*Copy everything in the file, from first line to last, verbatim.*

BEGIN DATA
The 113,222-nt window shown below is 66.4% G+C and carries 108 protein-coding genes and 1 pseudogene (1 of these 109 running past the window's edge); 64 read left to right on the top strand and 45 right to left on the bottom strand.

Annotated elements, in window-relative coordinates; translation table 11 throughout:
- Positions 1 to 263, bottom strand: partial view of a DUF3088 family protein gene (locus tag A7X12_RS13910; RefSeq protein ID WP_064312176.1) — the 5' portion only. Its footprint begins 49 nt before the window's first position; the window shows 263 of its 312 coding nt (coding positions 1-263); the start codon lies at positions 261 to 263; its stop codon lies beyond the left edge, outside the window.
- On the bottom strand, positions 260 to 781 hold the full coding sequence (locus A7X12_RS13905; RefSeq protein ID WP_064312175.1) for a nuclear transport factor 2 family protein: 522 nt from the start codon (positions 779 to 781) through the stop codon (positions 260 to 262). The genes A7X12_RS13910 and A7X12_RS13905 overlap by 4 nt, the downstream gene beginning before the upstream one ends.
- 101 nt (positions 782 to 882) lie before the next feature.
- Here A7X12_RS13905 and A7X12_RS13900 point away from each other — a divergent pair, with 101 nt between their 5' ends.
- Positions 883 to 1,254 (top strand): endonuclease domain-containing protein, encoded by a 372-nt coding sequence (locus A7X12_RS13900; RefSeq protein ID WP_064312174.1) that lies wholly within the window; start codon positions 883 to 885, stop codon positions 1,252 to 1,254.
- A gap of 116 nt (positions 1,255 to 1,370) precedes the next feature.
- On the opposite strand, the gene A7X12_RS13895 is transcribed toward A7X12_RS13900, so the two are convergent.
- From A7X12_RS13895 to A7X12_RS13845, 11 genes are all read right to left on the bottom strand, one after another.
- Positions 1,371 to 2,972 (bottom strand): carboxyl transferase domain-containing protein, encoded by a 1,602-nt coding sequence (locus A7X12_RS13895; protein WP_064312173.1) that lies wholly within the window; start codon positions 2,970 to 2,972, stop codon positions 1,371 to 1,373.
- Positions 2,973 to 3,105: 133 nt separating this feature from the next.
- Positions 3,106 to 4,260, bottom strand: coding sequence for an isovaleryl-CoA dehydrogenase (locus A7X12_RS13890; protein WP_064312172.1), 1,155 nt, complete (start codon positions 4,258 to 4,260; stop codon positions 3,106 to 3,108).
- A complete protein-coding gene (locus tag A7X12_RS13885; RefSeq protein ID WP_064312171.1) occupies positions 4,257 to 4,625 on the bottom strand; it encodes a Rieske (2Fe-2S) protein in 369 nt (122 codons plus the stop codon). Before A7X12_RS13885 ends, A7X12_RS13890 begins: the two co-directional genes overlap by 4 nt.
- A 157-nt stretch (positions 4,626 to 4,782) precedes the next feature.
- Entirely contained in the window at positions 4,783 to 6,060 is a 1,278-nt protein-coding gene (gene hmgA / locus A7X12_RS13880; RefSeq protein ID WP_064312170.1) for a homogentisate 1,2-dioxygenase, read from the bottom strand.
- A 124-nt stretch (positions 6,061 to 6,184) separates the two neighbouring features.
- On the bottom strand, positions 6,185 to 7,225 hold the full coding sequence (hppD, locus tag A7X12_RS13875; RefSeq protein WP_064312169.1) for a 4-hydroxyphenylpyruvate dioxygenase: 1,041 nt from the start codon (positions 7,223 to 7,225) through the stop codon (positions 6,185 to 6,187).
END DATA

The 113,222-nt window shown below is 66.4% G+C and carries 108 protein-coding genes and 1 pseudogene (1 of these 109 running past the window's edge); 64 read left to right on the top strand and 45 right to left on the bottom strand.

Annotated elements, in window-relative coordinates; translation table 11 throughout:
- Positions 1 to 263, bottom strand: partial view of a DUF3088 family protein gene (locus tag A7X12_RS13910; RefSeq protein ID WP_064312176.1) — the 5' portion only. Its footprint begins 49 nt before the window's first position; the window shows 263 of its 312 coding nt (coding positions 1-263); the start codon lies at positions 261 to 263; its stop codon lies beyond the left edge, outside the window.
- On the bottom strand, positions 260 to 781 hold the full coding sequence (locus A7X12_RS13905; RefSeq protein ID WP_064312175.1) for a nuclear transport factor 2 family protein: 522 nt from the start codon (positions 779 to 781) through the stop codon (positions 260 to 262). The genes A7X12_RS13910 and A7X12_RS13905 overlap by 4 nt, the downstream gene beginning before the upstream one ends.
- 101 nt (positions 782 to 882) lie before the next feature.
- Here A7X12_RS13905 and A7X12_RS13900 point away from each other — a divergent pair, with 101 nt between their 5' ends.
- Positions 883 to 1,254 (top strand): endonuclease domain-containing protein, encoded by a 372-nt coding sequence (locus A7X12_RS13900; RefSeq protein ID WP_064312174.1) that lies wholly within the window; start codon positions 883 to 885, stop codon positions 1,252 to 1,254.
- A gap of 116 nt (positions 1,255 to 1,370) precedes the next feature.
- On the opposite strand, the gene A7X12_RS13895 is transcribed toward A7X12_RS13900, so the two are convergent.
- From A7X12_RS13895 to A7X12_RS13845, 11 genes are all read right to left on the bottom strand, one after another.
- Positions 1,371 to 2,972 (bottom strand): carboxyl transferase domain-containing protein, encoded by a 1,602-nt coding sequence (locus A7X12_RS13895; protein WP_064312173.1) that lies wholly within the window; start codon positions 2,970 to 2,972, stop codon positions 1,371 to 1,373.
- Positions 2,973 to 3,105: 133 nt separating this feature from the next.
- Positions 3,106 to 4,260, bottom strand: coding sequence for an isovaleryl-CoA dehydrogenase (locus A7X12_RS13890; protein WP_064312172.1), 1,155 nt, complete (start codon positions 4,258 to 4,260; stop codon positions 3,106 to 3,108).
- A complete protein-coding gene (locus tag A7X12_RS13885; RefSeq protein ID WP_064312171.1) occupies positions 4,257 to 4,625 on the bottom strand; it encodes a Rieske (2Fe-2S) protein in 369 nt (122 codons plus the stop codon). Before A7X12_RS13885 ends, A7X12_RS13890 begins: the two co-directional genes overlap by 4 nt.
- A 157-nt stretch (positions 4,626 to 4,782) precedes the next feature.
- Entirely contained in the window at positions 4,783 to 6,060 is a 1,278-nt protein-coding gene (gene hmgA / locus A7X12_RS13880; RefSeq protein ID WP_064312170.1) for a homogentisate 1,2-dioxygenase, read from the bottom strand.
- A 124-nt stretch (positions 6,061 to 6,184) separates the two neighbouring features.
- On the bottom strand, positions 6,185 to 7,225 hold the full coding sequence (hppD, locus tag A7X12_RS13875; RefSeq protein WP_064312169.1) for a 4-hydroxyphenylpyruvate dioxygenase: 1,041 nt from the start codon (positions 7,223 to 7,225) through the stop codon (positions 6,185 to 6,187).